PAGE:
How do entrepreneurs know how to evaluate something that is fundamentally new? Novelty plays an essential role in breakthrough innovations, entrepreneurship and economic change Yet novelty is difficult to recognize, hard to assess and associated with high levels of failure. This “inaccessibility and indeterminacy of novelty” (Schumpeter, 2005) has made the assessment of novelty a challenge in both the economics of change and understanding the process of innovation.

Novelty is classically viewed as hard to assess because of problems of bounded rationality arising from individual, environmental, and ecological sources of novelty. Individual sources of novelty are assessed by means that are bounded by the capacity of the individual to process information, such as differences in cognition and prior knowledge. Environmental sources of novelty are assessed by means that are bounded by the costs of searching for information, such as differences in information channels. An emerging view is that novelty could be assessed using ‘ecological rationality’, where the limitations of the individual rationality are reduced by knowledge about the information environment (Todd and Gigerenzer, 2003).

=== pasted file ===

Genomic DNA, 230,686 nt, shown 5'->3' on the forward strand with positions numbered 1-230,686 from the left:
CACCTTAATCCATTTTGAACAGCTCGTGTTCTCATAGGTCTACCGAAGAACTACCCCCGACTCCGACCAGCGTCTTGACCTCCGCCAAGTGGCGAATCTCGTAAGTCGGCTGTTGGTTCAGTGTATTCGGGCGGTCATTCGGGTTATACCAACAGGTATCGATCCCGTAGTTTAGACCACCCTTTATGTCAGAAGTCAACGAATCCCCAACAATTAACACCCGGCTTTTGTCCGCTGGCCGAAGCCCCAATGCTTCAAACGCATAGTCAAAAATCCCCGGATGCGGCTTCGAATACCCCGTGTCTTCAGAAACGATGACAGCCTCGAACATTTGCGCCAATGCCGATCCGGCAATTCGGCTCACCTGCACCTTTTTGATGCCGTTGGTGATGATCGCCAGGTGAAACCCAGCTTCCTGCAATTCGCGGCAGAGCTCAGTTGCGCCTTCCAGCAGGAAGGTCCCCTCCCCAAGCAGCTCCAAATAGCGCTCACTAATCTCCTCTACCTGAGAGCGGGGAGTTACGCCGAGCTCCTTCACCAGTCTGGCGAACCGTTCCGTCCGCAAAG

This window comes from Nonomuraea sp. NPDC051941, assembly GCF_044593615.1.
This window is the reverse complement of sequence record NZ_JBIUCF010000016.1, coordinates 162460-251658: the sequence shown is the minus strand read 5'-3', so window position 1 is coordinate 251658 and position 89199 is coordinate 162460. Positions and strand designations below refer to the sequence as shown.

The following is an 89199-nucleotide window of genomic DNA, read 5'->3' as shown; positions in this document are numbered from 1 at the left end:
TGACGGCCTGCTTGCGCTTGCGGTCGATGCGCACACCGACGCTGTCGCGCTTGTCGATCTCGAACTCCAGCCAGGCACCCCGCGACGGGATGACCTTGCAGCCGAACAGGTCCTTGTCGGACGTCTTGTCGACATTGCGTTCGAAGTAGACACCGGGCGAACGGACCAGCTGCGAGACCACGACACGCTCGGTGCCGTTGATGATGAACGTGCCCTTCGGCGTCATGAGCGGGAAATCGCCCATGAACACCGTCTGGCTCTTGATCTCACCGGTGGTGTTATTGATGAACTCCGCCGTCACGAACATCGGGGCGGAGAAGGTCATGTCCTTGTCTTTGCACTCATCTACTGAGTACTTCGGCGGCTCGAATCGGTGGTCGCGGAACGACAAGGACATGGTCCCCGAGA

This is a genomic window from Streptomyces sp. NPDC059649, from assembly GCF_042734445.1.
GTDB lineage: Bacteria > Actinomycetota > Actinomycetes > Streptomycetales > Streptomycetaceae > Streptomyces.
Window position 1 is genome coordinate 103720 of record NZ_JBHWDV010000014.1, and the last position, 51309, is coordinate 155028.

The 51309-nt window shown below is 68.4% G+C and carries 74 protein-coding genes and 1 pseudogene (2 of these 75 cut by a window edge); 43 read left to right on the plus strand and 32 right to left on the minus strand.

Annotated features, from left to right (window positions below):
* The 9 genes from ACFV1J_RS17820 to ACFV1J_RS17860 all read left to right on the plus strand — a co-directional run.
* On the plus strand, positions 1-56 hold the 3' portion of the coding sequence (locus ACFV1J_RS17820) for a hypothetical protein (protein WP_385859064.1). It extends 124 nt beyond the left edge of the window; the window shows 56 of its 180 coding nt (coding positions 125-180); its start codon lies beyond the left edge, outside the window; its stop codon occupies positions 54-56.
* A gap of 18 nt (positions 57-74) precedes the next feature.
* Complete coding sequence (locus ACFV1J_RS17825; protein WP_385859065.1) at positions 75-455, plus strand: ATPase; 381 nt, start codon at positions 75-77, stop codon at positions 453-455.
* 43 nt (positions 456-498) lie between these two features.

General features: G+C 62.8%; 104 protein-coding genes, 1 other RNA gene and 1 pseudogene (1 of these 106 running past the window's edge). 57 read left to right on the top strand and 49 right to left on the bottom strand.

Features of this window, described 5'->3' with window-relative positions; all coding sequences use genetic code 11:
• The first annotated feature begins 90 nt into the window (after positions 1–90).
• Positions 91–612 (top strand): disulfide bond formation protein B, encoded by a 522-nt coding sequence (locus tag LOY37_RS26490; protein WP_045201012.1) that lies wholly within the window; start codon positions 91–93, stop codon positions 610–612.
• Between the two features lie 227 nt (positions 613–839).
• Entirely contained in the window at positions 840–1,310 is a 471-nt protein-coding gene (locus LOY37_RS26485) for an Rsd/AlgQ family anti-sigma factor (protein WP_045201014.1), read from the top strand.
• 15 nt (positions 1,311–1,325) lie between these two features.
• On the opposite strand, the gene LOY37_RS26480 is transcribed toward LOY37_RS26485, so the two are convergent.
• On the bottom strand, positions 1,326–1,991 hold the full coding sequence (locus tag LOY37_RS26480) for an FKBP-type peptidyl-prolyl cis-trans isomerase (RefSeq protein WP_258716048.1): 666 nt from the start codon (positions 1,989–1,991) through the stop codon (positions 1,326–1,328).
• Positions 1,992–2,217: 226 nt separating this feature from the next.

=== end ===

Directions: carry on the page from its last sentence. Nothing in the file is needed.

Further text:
Ecologically rational strategies are useful under conditions of incomplete information when search and stopping rules are well defined. However simple defined rules do not seem to perform well under the ambiguous, dynamic and contextual conditions associated with entrepreneurial settings. I argue that entrepreneurs use strategies that simultaneously recognize individual and environmental sources of novelty by engaging in selective learning. In selective learning, entrepreneurs learn about failure criteria rather than assessing factors of success.